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Vectors Dot Product

  1. Oct 21, 2013 #1
    1. The problem statement, all variables and given/known data
    Prove that if u and v are nonzero vectors, and theta is the angle between them then u dot product v = ||u|| ||v|| cos (theta). Consider the triangle with sides u ,v , and u-v. The Law of Cosines implies that ||u-v||^2 = ||u||^2 + ||v||^2 - 2||u|| ||v|| cos(theta). On the other hand, ||u-v||^2 = (u-v) dot product (u-v)... Simplify this last expression, then equate the two formulas for ||u-v||^2.


    2. Relevant equations



    3. The attempt at a solution

    I have no idea how to start! I thought of doing
    cos(theta)= uxvx + uyvy / sqrt[(uxvy- vxuy)^2] + (uxvx + uyvy)^2] When x and y are subscripts, because
    u= uxi + uyj
    v= vxi + vyj
     
  2. jcsd
  3. Oct 21, 2013 #2

    CAF123

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    Expand the dot product ##(u-v) \cdot (u-v)## using distributivity.
     
  4. Oct 21, 2013 #3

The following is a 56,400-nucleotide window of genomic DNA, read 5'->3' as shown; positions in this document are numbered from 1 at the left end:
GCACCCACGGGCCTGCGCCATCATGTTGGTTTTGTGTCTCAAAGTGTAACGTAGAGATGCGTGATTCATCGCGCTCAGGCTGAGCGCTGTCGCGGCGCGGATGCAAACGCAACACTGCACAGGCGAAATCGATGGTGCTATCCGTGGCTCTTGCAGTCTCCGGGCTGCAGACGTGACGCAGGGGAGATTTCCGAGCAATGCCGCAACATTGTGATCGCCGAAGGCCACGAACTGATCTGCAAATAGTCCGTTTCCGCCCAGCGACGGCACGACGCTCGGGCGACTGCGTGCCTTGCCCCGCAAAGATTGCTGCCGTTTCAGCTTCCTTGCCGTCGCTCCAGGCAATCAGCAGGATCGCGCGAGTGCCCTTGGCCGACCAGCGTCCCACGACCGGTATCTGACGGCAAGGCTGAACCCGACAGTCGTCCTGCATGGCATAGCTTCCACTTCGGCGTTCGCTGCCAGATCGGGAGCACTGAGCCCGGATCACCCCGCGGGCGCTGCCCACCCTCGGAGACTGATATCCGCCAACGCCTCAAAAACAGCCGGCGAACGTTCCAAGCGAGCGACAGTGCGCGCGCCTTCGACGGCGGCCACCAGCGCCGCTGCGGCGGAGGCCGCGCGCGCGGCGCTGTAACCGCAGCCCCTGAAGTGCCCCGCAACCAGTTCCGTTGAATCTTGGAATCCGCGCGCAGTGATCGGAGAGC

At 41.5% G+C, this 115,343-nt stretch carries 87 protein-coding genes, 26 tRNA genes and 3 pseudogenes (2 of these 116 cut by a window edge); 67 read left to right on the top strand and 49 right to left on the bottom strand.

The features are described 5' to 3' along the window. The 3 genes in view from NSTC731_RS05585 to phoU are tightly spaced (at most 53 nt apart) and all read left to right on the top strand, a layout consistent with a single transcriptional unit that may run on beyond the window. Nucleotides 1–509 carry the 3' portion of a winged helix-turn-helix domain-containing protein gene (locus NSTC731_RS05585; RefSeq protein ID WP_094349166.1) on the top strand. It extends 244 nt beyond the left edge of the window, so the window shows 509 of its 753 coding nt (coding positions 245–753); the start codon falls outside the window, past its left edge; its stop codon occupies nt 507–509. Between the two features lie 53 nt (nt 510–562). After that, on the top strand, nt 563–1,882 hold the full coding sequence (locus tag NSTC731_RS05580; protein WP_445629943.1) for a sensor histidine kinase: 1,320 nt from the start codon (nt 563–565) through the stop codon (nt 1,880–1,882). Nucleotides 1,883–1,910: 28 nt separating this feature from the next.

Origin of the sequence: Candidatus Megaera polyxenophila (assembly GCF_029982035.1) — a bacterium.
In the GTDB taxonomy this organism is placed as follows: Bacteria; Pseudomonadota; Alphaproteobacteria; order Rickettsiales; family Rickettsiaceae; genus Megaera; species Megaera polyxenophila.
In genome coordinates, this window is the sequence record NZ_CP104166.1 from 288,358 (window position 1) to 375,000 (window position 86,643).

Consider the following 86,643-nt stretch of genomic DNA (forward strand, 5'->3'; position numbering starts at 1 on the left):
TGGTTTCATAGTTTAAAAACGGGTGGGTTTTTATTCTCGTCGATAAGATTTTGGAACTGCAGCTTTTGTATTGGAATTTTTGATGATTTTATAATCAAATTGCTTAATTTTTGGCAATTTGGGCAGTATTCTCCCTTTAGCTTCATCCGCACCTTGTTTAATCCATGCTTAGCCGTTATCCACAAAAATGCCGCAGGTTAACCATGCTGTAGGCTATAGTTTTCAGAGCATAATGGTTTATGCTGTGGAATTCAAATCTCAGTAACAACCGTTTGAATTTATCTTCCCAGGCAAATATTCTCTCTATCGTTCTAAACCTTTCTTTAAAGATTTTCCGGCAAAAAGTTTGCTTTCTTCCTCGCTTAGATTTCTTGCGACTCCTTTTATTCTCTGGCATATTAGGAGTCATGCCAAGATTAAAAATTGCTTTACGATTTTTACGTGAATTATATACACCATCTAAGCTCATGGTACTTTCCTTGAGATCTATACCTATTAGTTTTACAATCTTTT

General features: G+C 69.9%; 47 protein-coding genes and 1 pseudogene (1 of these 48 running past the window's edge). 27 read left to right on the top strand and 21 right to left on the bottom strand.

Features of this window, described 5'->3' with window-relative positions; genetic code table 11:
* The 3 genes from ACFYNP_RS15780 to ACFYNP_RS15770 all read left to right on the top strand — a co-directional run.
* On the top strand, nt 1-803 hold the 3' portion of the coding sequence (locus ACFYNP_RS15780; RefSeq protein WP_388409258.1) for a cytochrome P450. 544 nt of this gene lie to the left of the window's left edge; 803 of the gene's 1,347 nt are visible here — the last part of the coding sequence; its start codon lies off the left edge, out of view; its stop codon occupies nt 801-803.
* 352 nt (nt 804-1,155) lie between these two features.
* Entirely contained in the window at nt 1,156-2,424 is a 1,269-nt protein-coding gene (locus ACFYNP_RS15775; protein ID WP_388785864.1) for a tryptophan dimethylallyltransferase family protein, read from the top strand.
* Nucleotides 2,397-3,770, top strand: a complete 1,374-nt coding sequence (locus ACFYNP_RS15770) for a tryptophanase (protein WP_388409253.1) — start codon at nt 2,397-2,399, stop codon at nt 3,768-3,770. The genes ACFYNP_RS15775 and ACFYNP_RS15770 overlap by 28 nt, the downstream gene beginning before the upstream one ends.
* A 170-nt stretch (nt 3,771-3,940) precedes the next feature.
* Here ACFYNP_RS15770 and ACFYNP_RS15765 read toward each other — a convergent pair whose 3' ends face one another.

Yes I did that, and I get u^2 - 2uv + v^2.
    But as for the left side ||u-v||^2, I get [sqrt(u^2 + v^2)]^2 = u^2 + v^2.
    That isn't equal though.
     
  5. Oct 21, 2013 #4

    CAF123

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    Since u and v are vectors, you should write that as||u||2-2(u . v) + ||v||2. Now compare this with the law of cosines.
     
  6. Oct 21, 2013 #5
    So how is -2 ( u dot v) = -2 ||u|| ||v|| cos theta?
    I don't understand. I thought once you take the norm of u and v you'll be left with -2 u times v cos theta?
     
  7. Oct 21, 2013 #6

    CAF123

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    The full expression before simplification is ##u \cdot u -2(u \cdot v) + v \cdot v##. The middle term is a projection, while the first and third terms are the norm of the vectors squared (which is also the projection of a vector onto itself)
     
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